Saturday, December 05, 2009

Of Cabbage Patch Kids and Hail Marys


“Turn that off. We have to go.”

It was the day after Thanksgiving, 1984. We were watching a football game, me and my brother our cousins Bill and Ben. We were resuming a custom, the four of us, visiting our Grandmother Grace at her home in Chester, S.C. for Thanksgiving. I don’t remember how we spent most of the day – probably helping her rake leaves – but now we had settled in to watch a football game, a good one, too, a real barn-burner between Boston College and Miami. The Hurricanes had just taken the lead with about a minute left. What would the Eagles do?

Thanks to Grandmother Grace, we weren’t going to find out. She had made us turn the game off, and we were off to the Rose’s store on the bypass. They had obtained a shipment of Cabbage Patch kids and were going to raffle one off every half hour. This was the year that Cabbage Patch kids had become a phenomenon and were practically unobtainable. One raffle ticket per customer, so Grandmother Grace was making us all come along with her to get more tickets. It wasn’t that Grandmother Grace herself was obsessed with getting a Cabbage Patch kid. She wanted one for her only granddaughter, our six-year-old cousin Jessica, who had requested one for – was it for her birthday or for Christmas? I forget. They happen to be the same day.

I cannot speak for my brother or my cousins, but the idea of participating in Grandmother Grace’s scheme stuck in my craw, and not just because I was having to miss the end of a football game. Though Grandmother Grace was always more than generous when it counted, she appeared to put as much thought into our birthday gifts as she did into the radio settings on her LTD. She was especially big on pen and pencil sets. Why the favoritism for Jessica? How was it that she rated a special trip to Rose’s instead of a last minute trip to the drugstore? Bill had theorized that we could discern our place in the grandchild pecking order by checking out the contents of a clear plastic cube Grandmother Grace had for displaying family pictures. When we visited, Bill liked to make a big show of seeing whether he had “made the cube.” Thanks to her cuteness and our Uncle Tom’s enthusiasm for photography, Jessica was dominating the cube. We boys strongly suspected that our age and gender were actually detriments to our image in Grandmother Grace’s eyes. Jessica was small and cute and sweet and – above all – a girl. As her less-exalted kin, we simply had to accept the fact that our chief value to Grandmother Grace at this particular point was that we increased the odds of her being able to deliver a Cabbage Patch kid to her angelic granddaughter.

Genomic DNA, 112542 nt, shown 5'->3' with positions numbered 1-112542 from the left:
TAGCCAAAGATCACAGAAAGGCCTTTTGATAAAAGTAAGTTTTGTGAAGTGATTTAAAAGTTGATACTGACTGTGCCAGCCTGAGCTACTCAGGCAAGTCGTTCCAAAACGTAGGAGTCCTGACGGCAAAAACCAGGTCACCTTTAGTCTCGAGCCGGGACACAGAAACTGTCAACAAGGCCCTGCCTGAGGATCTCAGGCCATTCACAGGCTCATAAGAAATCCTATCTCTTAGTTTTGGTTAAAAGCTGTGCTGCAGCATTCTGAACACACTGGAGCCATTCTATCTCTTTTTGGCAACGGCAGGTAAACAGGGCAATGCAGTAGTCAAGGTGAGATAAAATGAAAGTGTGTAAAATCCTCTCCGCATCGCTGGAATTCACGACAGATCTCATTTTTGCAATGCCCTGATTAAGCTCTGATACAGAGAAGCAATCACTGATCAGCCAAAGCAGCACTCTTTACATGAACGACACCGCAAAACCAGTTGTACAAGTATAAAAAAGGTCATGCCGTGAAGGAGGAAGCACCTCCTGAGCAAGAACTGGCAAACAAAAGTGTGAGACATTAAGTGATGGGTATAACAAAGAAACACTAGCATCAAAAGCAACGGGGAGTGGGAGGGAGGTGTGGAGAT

That such a devout Presbyterian could gamble so calculatingly was impressive, I suppose. And her plan worked. We only had to mosey around Rose’s for an hour before my ticket number was called. Grandmother Grace exploded with the same kind of joy I used to see when she had a winning hand at Shang Hai. She gave me a bone-crunching hug and took the ticket off to claim the prize for Jessica. I have always felt that in that moment my worthiness in her eyes took a dramatic leap, almost compensating for my failure to play golf or take Latin.

It had been a mildly amusing evening, I suppose. No real inconvenience, and Grandmother Grace was happy. No skin off anybody’s nose. Or so we thought.

While Grandmother Grace and Ben and Rob went off to play golf the next day, Bill and I went out for pizza. We stopped to get a newspaper on the way back to the house. He got dibs on the sports section, and we retreated to opposite parts of the house to relax for a while.

The relaxation did not last long. Bill began bellowing profanely from downstairs, as though something truly horrible had happened. I thought he had injured himself.

“What is it? What is it?” I yelled.

“BOSTON COLLEGE WON!” he yelled back, shaking the sports page angrily.

It was true. While chasing down a Cabbage Patch Kid for Jessica, we had missed the greatest play in college football history.

It has been 25 years since Flutie's miracle pass. Our last Thanksgiving visit to Grandmother Grace's house was a long time ago - I miss those trips every year. Jessica is all grown-up now, a successful photographer, and she has taken our abuse about this incident over the years with more good humor than we deserve. It would be hard to argue at this point that Grandmother Grace did not exhibit good taste in choosing her favorite.